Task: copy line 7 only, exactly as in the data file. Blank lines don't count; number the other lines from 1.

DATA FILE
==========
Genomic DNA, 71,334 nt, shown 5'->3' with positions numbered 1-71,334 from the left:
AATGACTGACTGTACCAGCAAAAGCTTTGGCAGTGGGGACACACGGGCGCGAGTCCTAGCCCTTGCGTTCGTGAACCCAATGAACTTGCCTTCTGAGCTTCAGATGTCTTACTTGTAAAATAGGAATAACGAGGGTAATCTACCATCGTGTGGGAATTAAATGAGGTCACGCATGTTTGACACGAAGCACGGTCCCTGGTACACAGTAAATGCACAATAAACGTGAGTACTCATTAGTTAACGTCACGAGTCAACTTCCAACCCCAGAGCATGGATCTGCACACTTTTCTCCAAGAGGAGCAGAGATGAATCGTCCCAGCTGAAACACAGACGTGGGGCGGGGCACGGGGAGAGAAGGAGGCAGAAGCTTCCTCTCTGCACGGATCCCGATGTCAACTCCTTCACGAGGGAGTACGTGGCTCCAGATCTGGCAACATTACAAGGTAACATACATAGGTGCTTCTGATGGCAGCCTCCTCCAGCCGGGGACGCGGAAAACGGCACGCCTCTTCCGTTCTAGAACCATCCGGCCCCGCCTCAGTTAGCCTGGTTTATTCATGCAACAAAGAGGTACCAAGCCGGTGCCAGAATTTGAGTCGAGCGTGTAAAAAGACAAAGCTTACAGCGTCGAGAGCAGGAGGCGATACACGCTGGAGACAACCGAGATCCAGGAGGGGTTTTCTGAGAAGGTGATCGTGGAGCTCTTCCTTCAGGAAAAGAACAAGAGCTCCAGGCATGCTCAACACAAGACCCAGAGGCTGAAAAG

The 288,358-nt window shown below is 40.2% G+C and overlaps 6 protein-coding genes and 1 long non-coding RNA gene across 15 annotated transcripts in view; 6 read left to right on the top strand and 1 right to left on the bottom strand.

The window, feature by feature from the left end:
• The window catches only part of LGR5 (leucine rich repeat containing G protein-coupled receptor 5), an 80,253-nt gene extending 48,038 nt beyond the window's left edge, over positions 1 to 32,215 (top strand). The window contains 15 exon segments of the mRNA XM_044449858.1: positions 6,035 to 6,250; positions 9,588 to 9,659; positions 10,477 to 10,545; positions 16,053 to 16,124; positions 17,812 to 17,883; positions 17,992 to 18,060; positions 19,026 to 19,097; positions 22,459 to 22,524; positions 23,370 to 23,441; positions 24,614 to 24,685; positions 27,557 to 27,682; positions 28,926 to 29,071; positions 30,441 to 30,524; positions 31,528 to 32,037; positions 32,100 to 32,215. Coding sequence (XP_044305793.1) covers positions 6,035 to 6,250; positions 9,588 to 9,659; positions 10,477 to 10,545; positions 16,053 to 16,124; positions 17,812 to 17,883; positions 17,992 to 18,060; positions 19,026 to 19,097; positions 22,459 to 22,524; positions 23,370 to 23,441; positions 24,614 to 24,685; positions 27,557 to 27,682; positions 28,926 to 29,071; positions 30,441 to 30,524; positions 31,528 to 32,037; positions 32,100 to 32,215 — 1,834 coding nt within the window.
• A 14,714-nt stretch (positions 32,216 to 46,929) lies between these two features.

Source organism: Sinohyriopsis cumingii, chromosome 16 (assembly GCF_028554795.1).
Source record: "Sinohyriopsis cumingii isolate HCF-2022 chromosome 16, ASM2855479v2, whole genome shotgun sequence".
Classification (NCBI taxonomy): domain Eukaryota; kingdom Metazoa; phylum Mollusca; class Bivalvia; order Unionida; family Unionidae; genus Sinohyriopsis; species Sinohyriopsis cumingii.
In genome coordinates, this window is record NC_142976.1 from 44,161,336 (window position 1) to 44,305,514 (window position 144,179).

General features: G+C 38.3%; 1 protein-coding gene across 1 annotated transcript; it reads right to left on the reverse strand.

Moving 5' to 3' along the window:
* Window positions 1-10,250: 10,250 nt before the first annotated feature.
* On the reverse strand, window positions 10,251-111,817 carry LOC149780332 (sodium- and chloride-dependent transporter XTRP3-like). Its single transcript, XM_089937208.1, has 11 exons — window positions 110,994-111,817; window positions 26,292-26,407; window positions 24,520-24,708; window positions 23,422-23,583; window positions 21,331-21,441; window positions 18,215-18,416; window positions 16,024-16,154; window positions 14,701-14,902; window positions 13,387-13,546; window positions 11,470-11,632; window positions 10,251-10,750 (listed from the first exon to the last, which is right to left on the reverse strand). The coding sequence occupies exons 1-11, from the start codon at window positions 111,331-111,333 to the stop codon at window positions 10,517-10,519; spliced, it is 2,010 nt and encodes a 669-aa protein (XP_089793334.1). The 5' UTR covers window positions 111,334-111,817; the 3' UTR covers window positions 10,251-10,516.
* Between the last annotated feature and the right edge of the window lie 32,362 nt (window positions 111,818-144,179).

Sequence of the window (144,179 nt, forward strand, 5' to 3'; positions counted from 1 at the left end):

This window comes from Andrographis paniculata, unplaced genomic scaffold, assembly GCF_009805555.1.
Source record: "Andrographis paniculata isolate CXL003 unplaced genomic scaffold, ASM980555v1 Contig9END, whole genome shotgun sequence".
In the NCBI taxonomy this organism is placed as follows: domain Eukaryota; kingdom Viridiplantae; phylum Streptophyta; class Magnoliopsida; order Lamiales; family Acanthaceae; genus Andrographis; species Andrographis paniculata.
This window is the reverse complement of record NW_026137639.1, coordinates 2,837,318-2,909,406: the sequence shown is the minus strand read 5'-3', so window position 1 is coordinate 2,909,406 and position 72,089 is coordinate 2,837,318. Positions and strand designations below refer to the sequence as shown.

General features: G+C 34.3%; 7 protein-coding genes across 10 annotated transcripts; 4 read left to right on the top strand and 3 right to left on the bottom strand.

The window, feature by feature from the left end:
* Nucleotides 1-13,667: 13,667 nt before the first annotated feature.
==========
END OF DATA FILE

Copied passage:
Source organism: Sinohyriopsis cumingii, chromosome 16 (assembly GCF_028554795.1).